In 1692, Don Diego de Vargas and a contingent of exiled settlers and Franciscans in El Paso del Norte re-entered New Mexico, traveling the Jornado del Muerte {Journey of Death, a dry stretch of El Camino Real in central New Mexico}, re-establishing the Spanish colonization of New Mexico in 1693 and the following years. Two subsequent revolts in 1694 and 1696 were quashed pursuant to De Vargas' ability to bequeath land grants to the colonizers who would return and take up arms with him against the revolting northern New Mexican Pueblos and reoccupy the frontera.

During this time the settlement of Santa Cruz de la Cañada was established in 1695 after Don Diego de Vargas' reconquest of the Indian pueblos of northern New Mexico. According to the 1695 survey expedition of Luis Granillo, former alcalde mayor of Santa Cruz, he reported that the Chimayo settlements were the only upper valley ranchos before formal land grants were made in the Santa Cruz valley. Where the Chimayo district settlers were farming before re-settlement, the landrace Chimayo chile was the earliest domesticated chile grown for trade and barter in the New Mexico territories.

“Chile was an important crop from both a subsistence and economic perspective. Chimayo people have always eaten a lot of chile and have been famous for growing the best, most flavorful varieties. Everyone in Chimayo grew chile, and it was a common crop inside the Plaza as well as outside. In the fall, families and neighbors came together for the important task of tying strings of chile (ristras) in the fall.” The Tewa Basin Study (1935) noted that “Chimayo chile is famous throughout the Southwest.”

Place Name Varietals of Landrace Chimayó/Mirasol Chile:

Casados Native grown near Ohkay Owingeh, i.e., San Juan Pueblo (same landrace characteristics as San Juan/Tsile?)
Cochiti Pueblo
El Guique
Española Improved
Isleta (south of ABQ)
Jarales (south of ABQ)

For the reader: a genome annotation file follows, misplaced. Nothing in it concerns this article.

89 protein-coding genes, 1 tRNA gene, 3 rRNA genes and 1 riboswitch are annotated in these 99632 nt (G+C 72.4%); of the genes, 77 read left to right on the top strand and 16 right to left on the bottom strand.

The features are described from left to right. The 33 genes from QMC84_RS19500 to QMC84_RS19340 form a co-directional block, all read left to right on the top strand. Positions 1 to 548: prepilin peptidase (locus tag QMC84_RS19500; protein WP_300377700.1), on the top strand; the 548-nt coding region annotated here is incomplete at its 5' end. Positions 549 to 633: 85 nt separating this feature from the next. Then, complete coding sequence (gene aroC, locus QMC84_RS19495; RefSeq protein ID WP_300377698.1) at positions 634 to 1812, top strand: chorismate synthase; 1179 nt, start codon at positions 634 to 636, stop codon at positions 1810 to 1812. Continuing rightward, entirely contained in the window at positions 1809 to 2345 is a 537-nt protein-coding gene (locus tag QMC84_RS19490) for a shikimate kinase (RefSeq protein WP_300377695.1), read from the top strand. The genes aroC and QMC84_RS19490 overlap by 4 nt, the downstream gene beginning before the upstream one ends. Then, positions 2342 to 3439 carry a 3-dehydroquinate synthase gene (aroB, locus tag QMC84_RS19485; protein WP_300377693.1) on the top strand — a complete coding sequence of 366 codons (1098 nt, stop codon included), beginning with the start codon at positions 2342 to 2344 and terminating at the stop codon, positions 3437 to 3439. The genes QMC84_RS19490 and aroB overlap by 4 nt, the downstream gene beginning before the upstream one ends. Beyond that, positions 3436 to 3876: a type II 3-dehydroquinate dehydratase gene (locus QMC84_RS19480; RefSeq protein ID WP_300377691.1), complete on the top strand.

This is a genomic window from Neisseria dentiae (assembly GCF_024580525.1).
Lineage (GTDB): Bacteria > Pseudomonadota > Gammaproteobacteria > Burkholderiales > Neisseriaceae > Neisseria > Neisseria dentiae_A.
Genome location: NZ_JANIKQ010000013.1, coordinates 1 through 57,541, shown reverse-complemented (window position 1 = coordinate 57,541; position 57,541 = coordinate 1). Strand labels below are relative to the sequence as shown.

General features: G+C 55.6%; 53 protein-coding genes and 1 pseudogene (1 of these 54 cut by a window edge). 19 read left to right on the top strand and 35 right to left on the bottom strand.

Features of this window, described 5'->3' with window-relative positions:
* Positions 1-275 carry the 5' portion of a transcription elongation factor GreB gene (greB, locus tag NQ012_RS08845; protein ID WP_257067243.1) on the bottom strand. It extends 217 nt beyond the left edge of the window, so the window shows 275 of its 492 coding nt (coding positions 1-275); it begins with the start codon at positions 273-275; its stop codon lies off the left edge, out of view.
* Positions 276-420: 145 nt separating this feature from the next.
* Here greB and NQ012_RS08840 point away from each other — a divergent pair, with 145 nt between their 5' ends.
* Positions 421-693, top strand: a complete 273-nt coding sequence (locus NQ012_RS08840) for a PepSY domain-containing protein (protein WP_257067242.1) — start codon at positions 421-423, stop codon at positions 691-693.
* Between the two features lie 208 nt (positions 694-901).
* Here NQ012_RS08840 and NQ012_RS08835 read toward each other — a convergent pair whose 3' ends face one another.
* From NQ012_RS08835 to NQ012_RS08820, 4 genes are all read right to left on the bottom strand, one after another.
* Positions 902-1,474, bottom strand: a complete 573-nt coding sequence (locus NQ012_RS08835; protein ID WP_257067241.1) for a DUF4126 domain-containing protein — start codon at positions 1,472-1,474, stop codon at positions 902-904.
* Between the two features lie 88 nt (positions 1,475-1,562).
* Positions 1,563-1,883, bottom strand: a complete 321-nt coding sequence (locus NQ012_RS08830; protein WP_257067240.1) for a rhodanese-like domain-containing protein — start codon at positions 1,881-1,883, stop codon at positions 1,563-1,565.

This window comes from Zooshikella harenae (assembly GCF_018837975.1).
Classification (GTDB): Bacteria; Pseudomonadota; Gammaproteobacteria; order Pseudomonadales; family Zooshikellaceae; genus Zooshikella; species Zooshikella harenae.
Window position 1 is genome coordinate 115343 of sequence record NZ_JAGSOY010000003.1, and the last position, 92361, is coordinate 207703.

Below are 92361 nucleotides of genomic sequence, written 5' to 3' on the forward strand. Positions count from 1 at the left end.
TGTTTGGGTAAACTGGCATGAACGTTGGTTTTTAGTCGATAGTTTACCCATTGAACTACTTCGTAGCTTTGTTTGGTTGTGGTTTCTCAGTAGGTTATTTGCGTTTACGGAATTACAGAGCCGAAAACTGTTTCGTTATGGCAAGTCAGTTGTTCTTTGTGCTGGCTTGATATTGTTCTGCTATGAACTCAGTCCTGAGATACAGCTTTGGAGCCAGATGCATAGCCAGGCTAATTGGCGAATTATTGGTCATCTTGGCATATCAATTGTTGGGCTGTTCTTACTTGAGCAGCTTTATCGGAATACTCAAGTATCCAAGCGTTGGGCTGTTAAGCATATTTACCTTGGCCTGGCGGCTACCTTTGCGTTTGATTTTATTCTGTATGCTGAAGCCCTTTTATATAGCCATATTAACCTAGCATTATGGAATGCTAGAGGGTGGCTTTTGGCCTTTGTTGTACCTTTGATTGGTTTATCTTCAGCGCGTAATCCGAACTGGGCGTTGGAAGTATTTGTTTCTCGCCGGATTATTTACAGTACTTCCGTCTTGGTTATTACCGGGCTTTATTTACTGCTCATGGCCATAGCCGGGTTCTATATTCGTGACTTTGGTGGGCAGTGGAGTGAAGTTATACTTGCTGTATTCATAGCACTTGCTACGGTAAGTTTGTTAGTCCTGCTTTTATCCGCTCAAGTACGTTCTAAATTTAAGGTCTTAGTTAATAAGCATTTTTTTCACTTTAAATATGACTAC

Jemez Pueblo
Nambé Supreme
Puerta de Luna
San Felipe Pueblo
San Juan Pueblo
Santo Domingo Pueblo
Taos Fiesta
Tsile (same landrace of San Juan Pueblo?/Tlaxcala Indian & etymological origin,
Zia Pueblo

2. FABIAN GARCIA [1871-1948] Known as “The Father of Mexican Food Industry in the United States”
— – All New Mexico Chile Varieties, including the “Anaheim”, owe their genetic base to Fabian Garcia’s New Mexico No. 9 cultivar — –

Born January 20, 1871 and orphaned in Chihuahua, Mexico, Fabian Garcia went to live in San Lorenzo, New Mexico, surviving the terror of Apache raids, and a specific
terrifying encounter at age nine in the Mimbres Valley before moving with his grandmother in 1885, (hired into the household of the vast Santo Thomas Spanish Land
Grant) south of Old Mesilla. Owned by prominent pioneers, Fabian was treated as family and afforded the opportunity to attend the New Mexico College of Agriculture and Mechanical Arts (NMCA & MA).

Professor of horticulture for forty-one years and member of the first NMCA & MA graduating class (1894) to the forerunner of present-day New Mexico State University (NMSU); around 1907, Dr. Fabian Garcia began a series of experiments establishing standardized chile pepper varieties. In 1913, Dr. Garcia became the first Hispanic director in the nation to lead a land grant agricultural research station. In 1921, chile pioneer Dr. Garcia took the traits of three distinctively New Mexico chile peppers and released “New Mexico 9”, the first stabilized chile with a dependable large-size meaty pod (from the long dark brown/deep green Chile Pasilla), color (red coloring from the Chile Colorado found in northern New Mexico, i.e., the Chimayo variety and also a smart choice for paprika production), and level of capsaicin, i.e., heat/spiciness level (from the somewhat black Chile Negro); opening up commercial venues for New Mexico chiles. Uniformity, making New Mexico varieties suited for mass production and subsequent hybrids, including the precursor to the hot Sandia chile; established the New Mexico chile pepper food industry.